3.8 The Exergy Balance
The Combined Law
The exergy concept is a fairly modern formalization of work done in the late 1800s by J. Willard Gibbs, Hermann Helmholtz, and Louis Gouy. These works were not formalized into the exergy concept until 1953 by Zoran Rant. Because of the fairly modern timeline, the exergy concept is usually not taught in the mainstream first course in thermodynamics. Students may be exposed to exergy analysis in follow-on courses, but these are generally technical electives. The bottom line is that not everyone who is using this textbook may be familiar with exergy. This section of the text lays out the history of exergy, the development of the exergy balance, and the application of the exergy balance.
The exergy concept is very helpful in identifying irreversibilities within a system or device. It is much more intuitive than the second law concept of entropy generation. Exergy units are the same as energy units, making it fairly easy to put in perspective compared to entropy generation. This sounds like a second-law-bashing. However, the second law is still integral to the overall exergy concept since the exergy destruction that occurs in a system is a function of the entropy generation.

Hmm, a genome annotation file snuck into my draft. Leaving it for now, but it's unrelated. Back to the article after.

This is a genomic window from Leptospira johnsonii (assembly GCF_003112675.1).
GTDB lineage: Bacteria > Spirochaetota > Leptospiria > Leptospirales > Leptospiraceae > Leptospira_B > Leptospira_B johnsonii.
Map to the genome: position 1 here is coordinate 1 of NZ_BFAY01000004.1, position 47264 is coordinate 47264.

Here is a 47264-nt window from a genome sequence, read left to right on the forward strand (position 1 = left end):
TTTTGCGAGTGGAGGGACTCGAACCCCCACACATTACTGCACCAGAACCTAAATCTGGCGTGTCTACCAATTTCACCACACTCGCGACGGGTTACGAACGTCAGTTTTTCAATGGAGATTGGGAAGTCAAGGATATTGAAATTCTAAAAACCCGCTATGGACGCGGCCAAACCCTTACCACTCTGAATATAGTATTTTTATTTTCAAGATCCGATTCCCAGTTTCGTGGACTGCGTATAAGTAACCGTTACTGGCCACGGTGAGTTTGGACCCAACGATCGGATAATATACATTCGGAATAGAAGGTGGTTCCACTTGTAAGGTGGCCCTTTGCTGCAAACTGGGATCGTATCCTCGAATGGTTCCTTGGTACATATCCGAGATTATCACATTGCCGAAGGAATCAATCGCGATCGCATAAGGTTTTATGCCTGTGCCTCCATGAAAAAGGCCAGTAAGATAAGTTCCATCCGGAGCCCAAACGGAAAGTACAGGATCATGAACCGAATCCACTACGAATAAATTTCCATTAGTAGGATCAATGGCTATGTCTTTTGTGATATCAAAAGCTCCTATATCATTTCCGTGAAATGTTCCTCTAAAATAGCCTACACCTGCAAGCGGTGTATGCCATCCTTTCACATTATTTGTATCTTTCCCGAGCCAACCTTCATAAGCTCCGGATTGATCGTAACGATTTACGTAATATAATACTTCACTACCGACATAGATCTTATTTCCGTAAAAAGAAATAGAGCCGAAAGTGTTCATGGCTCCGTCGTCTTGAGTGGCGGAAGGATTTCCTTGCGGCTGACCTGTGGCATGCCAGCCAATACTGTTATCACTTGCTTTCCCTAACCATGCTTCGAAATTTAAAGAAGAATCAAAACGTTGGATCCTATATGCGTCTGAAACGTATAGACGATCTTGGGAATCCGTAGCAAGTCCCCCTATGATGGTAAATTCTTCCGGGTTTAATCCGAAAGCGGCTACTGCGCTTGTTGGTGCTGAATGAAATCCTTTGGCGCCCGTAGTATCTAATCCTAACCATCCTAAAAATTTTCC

The easiest way to think about exergy is to view it as the maximum work potential compared to a reference state (called the dead state). Fluid states removed from the dead state have the ability to deliver work through some hypothetical reversible device. Work-delivering devices themselves, can deliver the maximum amount of work when they are reversible.
As you study Section 3.8.2, pay close attention to Example 3.11. This example builds on previous examples that used the conservation of energy and entropy balance to analyze a steam turbine. Example 3.11 is particularly enlightening as it shows the major sources of irreversibility within the turbine via an exergy analysis.
The more engineers that are trained in the ways of exergy analysis, the better off we will be as a population. The practice of exergy conservation will ensure that the available energy within a resource is used wisely and sparingly, fully understanding that some day, the resource may vanish.